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Remember the best

By [email protected] - 25th June 2015 - 11:40

In my local gym – they do the best coffee and croissants in my local area – there is a 8cm-thick green horizontal line drawn on the wall 6.15m above the ground. You can only see it when you climb the stairs to the first floor. That’s where they serve the pastries and by taking the stairs, I feel I’ve earned mine.

The line is there to recognise and celebrate Ukrainian Sergey Bubka’s world record pole vault – a record that stood for nearly 21 years. It was finally beaten in 2014 by France’s Renaud Lavillenie, who cleared a bar set 1cm higher, and it is his name now on the wall. Given the margin of victory, they have quite understandably left the line where it was. â©

As I return down those stairs, skinny (well you have to try) latte in hand, the letters of Bubka’s name, the outlines of which are still clearly visible behind those of Renaud’s, are a literal example of the human race’s desire to go higher.â©

We need these people. A tiny minority of the population they may be, but when they go faster, higher and become stronger, they drag the rest of us along with them. In every aspect of our lives, scientists and artists are working to know and achieve more, and very often they advance faster than 1cm every two decades – although I suspect certain climate scientists would be delighted with that rate of change!â©

The geospatial discipline, both academic and commercial, has its champions, too. But it seems to me that all too often, their achievements are given a brief a nod of approval before we all move on with our lives. Whilst this column is not a wall in a public place, it is all I have and so this month, will be my tribute. â©

And I do it because recognition is crucially important, even if the subjects will never see it. Neither Bubka nor Renaud are ever likely to see the wall in the gym – but young, aspiring pole vaulters might. They may see that line on the wall and train just a little harder. Work a little longer. Knowing that the gym may one day have to scrub out another set of letters and replace them with theirs. â©

This year, the Association of American Geographers named Harvard University’s Peter Bol as its Honorary Geographer. The award is for non-geographers who have displayed excellence in using geography, which is apt since Professor Bol’s specialism is the study of East Asian languages and their cultures. Sometime ago however, he recognised the power of GISs and their unique ability to support his and others’ research. â©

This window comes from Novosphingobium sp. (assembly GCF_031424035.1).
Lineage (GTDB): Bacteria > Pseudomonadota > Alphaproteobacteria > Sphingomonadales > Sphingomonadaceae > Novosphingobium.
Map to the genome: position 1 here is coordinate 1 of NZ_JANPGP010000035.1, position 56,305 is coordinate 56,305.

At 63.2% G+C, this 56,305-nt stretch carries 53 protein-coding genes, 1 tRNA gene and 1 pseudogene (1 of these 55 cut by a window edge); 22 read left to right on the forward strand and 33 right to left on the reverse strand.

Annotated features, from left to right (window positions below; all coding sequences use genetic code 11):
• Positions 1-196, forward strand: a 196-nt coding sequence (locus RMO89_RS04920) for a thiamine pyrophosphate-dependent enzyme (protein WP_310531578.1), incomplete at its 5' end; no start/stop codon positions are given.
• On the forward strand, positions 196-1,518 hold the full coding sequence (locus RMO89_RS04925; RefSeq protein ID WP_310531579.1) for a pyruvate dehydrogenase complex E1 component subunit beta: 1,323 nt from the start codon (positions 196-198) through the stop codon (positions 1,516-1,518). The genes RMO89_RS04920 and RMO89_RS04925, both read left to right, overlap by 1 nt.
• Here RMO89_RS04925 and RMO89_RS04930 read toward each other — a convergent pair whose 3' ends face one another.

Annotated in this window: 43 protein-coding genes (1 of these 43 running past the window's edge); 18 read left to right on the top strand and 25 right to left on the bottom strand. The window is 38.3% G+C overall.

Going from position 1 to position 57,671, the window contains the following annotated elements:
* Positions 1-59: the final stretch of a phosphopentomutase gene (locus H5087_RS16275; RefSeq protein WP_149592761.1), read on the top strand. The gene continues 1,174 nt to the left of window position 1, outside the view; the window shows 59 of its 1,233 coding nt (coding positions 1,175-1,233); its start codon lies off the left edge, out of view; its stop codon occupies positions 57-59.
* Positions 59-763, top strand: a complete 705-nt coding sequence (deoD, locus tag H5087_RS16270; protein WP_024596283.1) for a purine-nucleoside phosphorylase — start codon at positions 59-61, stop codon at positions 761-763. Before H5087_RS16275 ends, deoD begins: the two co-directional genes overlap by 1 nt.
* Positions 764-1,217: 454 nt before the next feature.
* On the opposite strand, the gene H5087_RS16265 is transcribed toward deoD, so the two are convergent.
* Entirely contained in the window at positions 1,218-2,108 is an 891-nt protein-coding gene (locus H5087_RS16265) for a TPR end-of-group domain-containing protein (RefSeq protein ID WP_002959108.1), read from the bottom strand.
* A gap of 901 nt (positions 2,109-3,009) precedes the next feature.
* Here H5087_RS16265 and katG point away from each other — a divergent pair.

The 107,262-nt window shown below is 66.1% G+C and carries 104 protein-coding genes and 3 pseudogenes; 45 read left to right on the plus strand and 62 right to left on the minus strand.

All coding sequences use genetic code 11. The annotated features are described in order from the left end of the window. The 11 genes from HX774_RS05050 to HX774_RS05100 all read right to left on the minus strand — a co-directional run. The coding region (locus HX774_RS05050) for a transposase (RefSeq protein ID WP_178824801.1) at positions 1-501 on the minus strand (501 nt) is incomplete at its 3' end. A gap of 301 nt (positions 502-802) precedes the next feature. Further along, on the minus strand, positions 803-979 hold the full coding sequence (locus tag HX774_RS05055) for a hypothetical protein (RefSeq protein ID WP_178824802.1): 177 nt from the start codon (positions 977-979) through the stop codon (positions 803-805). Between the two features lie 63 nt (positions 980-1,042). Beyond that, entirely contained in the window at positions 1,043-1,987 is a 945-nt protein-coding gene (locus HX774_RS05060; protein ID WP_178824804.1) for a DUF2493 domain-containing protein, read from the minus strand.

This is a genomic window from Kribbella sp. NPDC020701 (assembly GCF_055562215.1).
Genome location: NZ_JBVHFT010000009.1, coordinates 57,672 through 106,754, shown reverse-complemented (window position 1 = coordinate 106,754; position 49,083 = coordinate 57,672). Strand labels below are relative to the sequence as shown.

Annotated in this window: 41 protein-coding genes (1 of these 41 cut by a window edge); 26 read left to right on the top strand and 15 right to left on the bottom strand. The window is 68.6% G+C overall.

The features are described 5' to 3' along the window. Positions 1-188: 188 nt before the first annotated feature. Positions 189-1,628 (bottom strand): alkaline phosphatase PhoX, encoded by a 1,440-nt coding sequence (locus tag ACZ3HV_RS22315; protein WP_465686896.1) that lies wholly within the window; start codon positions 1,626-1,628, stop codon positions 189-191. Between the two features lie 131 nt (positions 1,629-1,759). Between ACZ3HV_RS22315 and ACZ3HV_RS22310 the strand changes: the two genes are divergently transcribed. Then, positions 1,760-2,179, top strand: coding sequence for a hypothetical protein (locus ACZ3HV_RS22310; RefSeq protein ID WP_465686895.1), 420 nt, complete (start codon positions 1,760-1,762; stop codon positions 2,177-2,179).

He led a university-wide effort to explain the benefits of using GIS across every department at Harvard, a project that culminated in the creation of the Centre of Geographic Analysis and his appointment as its first director in 2005. â©

Beyond Massachusetts, he worked with China’s Fudan University in Shanghai to create the China Historical GIS. It is a remarkable repository of data. Sadly the design of the website ( is terrible but by clicking on ‘Dynamic Maps’ (it’s there believe me, it just takes some finding), you can access an interactive map of China that shows the location of everything, now and in the past. â©

I have spent countless hours looking at the position of Ming garrisons between 1363 and 1644, the remarkable proliferation of Buddhist sites across China in the past 100 years and the modern day population densities of the world’s most populated country. I found myself asking questions about how the country works now and what it was like in the past. I now have an interest in a country I knew nothing about. â©

I’ve never met Professor Bol but through this award, I now know his work. It is clear that he has dedicated his life to furthering his understanding of a part of the world and in doing so has inspired countless people to try to know more – in a very small way, I am his latest success story. â©

But he is just one example. There is a host of others working all over the world to advance the use of location technology. All of them will improve the lives of others but just as importantly, they might just motivate someone else to become involved, to learn more. â©

Recognising the achievements of people with awards isn’t just in-crowd backslapping. It is a way of drawing attention to those people who will drag all of us over the next high bar.â©

There is a host of others working all over the world to advance the use of location technologyâ©

Alistair Maclenan is founder of the geospatial B2B marketing agency Quarry One Eleven (

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